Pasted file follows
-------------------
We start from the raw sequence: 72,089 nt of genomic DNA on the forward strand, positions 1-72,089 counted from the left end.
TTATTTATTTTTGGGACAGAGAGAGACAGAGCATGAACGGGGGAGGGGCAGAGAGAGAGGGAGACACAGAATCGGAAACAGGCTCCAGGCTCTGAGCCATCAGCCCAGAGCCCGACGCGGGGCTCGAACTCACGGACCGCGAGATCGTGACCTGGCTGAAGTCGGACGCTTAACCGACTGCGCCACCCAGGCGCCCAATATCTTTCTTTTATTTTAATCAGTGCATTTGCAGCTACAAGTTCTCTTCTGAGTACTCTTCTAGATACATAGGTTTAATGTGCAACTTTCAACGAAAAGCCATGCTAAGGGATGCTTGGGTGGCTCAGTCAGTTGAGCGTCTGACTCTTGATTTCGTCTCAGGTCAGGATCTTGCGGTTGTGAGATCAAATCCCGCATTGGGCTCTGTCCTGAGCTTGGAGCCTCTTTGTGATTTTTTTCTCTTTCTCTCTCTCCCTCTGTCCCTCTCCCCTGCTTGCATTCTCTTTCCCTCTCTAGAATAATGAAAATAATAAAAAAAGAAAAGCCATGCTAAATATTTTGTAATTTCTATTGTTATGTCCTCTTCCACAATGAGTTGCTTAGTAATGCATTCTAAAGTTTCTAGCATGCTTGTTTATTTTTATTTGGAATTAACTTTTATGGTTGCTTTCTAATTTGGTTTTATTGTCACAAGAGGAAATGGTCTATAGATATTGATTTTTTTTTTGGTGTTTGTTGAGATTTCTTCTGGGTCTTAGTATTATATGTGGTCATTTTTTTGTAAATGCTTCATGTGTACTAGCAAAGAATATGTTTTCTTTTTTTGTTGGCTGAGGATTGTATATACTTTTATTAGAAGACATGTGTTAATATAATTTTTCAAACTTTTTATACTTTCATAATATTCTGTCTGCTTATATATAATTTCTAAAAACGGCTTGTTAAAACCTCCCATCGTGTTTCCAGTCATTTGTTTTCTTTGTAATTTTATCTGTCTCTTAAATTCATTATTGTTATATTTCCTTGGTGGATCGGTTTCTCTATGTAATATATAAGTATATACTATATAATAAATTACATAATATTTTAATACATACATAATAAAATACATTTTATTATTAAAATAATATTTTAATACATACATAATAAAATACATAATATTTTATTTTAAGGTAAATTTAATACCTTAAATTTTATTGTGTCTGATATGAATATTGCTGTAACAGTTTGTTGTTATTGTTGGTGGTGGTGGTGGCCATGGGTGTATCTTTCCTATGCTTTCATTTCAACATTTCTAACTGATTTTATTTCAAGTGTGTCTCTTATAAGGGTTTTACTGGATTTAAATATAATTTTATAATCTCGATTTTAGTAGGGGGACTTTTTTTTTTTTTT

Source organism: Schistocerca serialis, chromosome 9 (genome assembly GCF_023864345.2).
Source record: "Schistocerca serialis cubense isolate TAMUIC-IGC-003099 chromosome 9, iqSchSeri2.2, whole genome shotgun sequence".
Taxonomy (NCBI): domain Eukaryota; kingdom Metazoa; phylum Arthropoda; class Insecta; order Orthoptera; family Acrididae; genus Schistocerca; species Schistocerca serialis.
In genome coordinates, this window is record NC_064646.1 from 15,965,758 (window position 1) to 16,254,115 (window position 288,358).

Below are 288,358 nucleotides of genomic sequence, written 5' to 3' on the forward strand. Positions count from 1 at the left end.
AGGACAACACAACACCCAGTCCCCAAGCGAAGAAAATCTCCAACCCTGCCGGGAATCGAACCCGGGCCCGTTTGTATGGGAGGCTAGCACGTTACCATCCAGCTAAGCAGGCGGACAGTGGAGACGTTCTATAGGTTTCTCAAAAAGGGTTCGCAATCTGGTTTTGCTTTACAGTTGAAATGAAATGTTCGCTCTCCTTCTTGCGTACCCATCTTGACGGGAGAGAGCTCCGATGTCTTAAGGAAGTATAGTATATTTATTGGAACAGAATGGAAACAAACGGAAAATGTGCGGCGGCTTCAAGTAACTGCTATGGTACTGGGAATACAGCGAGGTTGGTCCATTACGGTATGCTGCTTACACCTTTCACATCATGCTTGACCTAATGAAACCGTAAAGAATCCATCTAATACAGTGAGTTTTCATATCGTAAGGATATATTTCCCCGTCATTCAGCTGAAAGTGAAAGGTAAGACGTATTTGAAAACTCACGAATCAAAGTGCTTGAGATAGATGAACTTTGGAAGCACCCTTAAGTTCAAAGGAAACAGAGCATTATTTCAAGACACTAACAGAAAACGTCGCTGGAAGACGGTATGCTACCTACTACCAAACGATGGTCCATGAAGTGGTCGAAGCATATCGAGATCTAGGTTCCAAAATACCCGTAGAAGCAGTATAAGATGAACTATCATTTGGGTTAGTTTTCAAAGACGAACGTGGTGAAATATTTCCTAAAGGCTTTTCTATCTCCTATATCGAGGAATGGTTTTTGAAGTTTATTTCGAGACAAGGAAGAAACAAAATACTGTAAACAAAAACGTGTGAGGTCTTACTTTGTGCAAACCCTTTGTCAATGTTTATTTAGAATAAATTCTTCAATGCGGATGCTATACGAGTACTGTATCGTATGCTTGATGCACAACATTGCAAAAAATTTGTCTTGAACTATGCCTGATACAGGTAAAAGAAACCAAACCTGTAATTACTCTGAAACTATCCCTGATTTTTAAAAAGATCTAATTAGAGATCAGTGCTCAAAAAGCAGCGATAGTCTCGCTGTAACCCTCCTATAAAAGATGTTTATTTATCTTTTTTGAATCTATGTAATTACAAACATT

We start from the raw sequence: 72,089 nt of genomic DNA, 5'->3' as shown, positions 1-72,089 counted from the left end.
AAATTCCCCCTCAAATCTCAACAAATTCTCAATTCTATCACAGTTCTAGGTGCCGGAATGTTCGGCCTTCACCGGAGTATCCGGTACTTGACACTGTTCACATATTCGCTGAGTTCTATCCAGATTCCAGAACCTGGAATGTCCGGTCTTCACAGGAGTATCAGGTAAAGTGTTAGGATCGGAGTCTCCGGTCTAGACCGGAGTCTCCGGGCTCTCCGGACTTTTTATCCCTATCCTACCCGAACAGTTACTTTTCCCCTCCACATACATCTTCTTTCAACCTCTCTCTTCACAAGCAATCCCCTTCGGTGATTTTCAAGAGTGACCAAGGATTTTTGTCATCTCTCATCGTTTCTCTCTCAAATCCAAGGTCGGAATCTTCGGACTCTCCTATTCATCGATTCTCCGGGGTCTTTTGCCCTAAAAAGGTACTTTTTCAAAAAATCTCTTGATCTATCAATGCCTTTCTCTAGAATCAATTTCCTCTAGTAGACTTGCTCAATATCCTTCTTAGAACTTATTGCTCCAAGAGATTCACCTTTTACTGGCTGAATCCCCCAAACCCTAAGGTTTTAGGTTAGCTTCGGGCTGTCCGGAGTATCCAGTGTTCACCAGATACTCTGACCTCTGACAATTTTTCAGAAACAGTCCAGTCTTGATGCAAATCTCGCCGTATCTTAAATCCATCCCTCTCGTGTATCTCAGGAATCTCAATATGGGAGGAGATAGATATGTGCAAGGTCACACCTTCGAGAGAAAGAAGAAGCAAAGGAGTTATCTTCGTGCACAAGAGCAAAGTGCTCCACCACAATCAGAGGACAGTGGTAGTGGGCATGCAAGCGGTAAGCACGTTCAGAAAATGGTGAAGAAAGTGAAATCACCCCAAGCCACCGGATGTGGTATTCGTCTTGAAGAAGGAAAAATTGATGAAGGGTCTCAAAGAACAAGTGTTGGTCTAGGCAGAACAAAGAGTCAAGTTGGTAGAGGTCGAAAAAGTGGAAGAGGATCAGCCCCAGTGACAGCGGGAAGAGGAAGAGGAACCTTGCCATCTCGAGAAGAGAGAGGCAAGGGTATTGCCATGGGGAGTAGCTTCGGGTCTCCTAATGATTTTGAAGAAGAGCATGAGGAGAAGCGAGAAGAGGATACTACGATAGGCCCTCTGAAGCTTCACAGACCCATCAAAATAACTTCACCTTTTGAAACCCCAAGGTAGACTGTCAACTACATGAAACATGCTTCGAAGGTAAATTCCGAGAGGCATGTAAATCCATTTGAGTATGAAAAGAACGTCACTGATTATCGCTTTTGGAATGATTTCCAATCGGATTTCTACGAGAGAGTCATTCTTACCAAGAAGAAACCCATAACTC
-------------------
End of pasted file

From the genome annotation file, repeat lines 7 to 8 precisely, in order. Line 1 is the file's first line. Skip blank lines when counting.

Below are 288,358 nucleotides of genomic sequence, written 5' to 3' on the forward strand. Positions count from 1 at the left end.
AGGACAACACAACACCCAGTCCCCAAGCGAAGAAAATCTCCAACCCTGCCGGGAATCGAACCCGGGCCCGTTTGTATGGGAGGCTAGCACGTTACCATCCAGCTAAGCAGGCGGACAGTGGAGACGTTCTATAGGTTTCTCAAAAAGGGTTCGCAATCTGGTTTTGCTTTACAGTTGAAATGAAATGTTCGCTCTCCTTCTTGCGTACCCATCTTGACGGGAGAGAGCTCCGATGTCTTAAGGAAGTATAGTATATTTATTGGAACAGAATGGAAACAAACGGAAAATGTGCGGCGGCTTCAAGTAACTGCTATGGTACTGGGAATACAGCGAGGTTGGTCCATTACGGTATGCTGCTTACACCTTTCACATCATGCTTGACCTAATGAAACCGTAAAGAATCCATCTAATACAGTGAGTTTTCATATCGTAAGGATATATTTCCCCGTCATTCAGCTGAAAGTGAAAGGTAAGACGTATTTGAAAACTCACGAATCAAAGTGCTTGAGATAGATGAACTTTGGAAGCACCCTTAAGTTCAAAGGAAACAGAGCATTATTTCAAGACACTAACAGAAAACGTCGCTGGAAGACGGTATGCTACCTACTACCAAACGATGGTCCATGAAGTGGTCGAAGCATATCGAGATCTAGGTTCCAAAATACCCGTAGAAGCAGTATAAGATGAACTATCATTTGGGTTAGTTTTCAAAGACGAACGTGGTGAAATATTTCCTAAAGGCTTTTCTATCTCCTATATCGAGGAATGGTTTTTGAAGTTTATTTCGAGACAAGGAAGAAACAAAATACTGTAAACAAAAACGTGTGAGGTCTTACTTTGTGCAAACCCTTTGTCAATGTTTATTTAGAATAAATTCTTCAATGCGGATGCTATACGAGTACTGTATCGTATGCTTGATGCACAACATTGCAAAAAATTTGTCTTGAACTATGCCTGATACAGGTAAAAGAAACCAAACCTGTAATTACTCTGAAACTATCCCTGATTTTTAAAAAGATCTAATTAGAGATCAGTGCTCAAAAAGCAGCGATAGTCTCGCTGTAACCCTCCTATAAAAGATGTTTATTTATCTTTTTTGAATCTATGTAATTACAAACATT